As I am sitting here reading in the internet, I meet another Raphael. He is 9. I start a conversation; I know he is French but I speak to him in English. He struggles and stutters. I ask whether he was bored with the rain, after all there is no TV here.

“Of course not, my parents really like it here. And there is a garden, and a swing, and so many things to see.”

I have a computer in front of me, so does Benny (Julian’s son), we offer him to play but he says he is ok. So I shift to French to tell him where I think he should go.

“You know there is a park here, nothing too special, but people can buy plaster figures and paint them. I went there and enjoyed loads even being a terrible painter.”

I open my computer to show what the place looks like, nothing grand, nothing really that special, and there it is my artwork which looks so lame and crappy that I had no courage to bring it with me. I show him the one the Chinese girl with me had painted, a perfect one.

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He looks at me and said “  would not say this is ugly. I would say it is creative, original, beautiful actually. Thank you for showing me, I will tell my parents.”

I am completely in love with this little boy. He is so polite, so sensitive and sensible, and then I meet his mom, Anne Laure, his brother Antoine and finally their father, Julien. Their good vibes remind me so much of  Ida and Cyril, Victor and Raphael. I tell them so.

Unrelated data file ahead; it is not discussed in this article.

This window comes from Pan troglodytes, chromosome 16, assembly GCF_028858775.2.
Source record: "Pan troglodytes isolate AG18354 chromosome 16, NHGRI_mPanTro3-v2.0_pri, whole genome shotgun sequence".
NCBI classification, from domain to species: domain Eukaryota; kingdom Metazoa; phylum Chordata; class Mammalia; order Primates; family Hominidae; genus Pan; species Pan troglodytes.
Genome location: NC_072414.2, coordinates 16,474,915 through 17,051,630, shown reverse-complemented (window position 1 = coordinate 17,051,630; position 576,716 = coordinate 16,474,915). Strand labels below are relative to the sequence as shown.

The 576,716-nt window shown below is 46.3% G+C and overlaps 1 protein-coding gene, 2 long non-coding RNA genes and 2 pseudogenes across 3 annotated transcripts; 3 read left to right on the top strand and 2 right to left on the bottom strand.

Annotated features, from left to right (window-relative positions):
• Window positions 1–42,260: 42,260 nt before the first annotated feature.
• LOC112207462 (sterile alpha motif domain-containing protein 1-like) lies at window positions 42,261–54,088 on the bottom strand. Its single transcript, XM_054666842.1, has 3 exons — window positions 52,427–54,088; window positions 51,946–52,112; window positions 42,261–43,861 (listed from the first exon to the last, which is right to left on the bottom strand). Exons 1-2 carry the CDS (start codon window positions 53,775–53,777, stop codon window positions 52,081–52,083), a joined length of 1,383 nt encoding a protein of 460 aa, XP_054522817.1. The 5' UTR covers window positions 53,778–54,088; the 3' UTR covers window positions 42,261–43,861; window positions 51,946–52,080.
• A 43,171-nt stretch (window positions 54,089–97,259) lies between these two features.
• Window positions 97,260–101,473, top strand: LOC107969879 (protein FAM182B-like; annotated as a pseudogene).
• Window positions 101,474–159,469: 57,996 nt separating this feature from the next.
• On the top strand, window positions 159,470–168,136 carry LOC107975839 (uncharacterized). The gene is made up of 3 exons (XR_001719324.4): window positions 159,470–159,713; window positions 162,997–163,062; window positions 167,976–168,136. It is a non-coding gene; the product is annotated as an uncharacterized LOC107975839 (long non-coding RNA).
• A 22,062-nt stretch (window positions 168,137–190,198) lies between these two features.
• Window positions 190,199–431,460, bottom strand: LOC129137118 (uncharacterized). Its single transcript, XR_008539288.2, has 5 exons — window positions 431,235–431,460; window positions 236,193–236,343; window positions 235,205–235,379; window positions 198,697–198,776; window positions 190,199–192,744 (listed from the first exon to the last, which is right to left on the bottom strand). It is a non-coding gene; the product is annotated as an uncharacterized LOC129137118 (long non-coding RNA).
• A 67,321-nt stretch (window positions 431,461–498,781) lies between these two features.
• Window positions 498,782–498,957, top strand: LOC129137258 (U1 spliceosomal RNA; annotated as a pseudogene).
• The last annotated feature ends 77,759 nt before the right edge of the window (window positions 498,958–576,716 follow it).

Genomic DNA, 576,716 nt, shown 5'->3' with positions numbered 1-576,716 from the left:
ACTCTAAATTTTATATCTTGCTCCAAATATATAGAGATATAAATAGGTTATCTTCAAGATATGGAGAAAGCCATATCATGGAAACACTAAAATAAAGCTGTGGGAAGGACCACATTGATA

“You know, once I was here, and there was this man rapping furiously because there was no TV here for his children. How could children be entertained without TV, he asked, now they would never stop moving around.”

See, it’s true that these people are not “normal”, ordinary, but they chose the way they like to live without fear and they exist and lead perfectly responsible lives, so if you do have children and feel like they can not travel to Asia, just remember these amazing kids. In fact, these amazing parents who do not need I-pads and TVs to entertain their children, are much more involved and create much stronger bonds with them. And these bonds will certainly last forever.

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Meanwhile the rain pours down we have a blast. Not even 3 months ago, I told Edu he should read Harry Potter to his son. Edu thought HP was rather foolish, but I insisted and made my point of how much I think that woman, J.K. Rowling, is a genius. Not simply because she made such a success, but because she made a whole generation like to read, and because her books have a very subtle and intelligent take on the “real world”. I told Edu of how the book was eventually published, after being put down by a dozen different publishers (who probably have committed suicide by now); it was because the publisher gave the book to his daughter, and the girl devoured it.

So, very soon, Yuri, Edu’s son, was reading HP and so was I, to accompany him. I remember I liked it very much, even though i was already too old to follow the first ones. But I followed anxiously the release of tomes 5, 6, and 7. And then, as I was back reading, or rather listening to HP on audio books, by the time I got to book 4 I was actually worried. Could a 9 year old read that stuff, which is pretty heavy and made me cry several times. So i insisted with Edu that he should read together with Yuri… But it was too late. Yuri was hooked on it, in a few months he had read thousands of pages and was just like me on the last book. By the way, today he just finished reading the last book and now feels orphaned.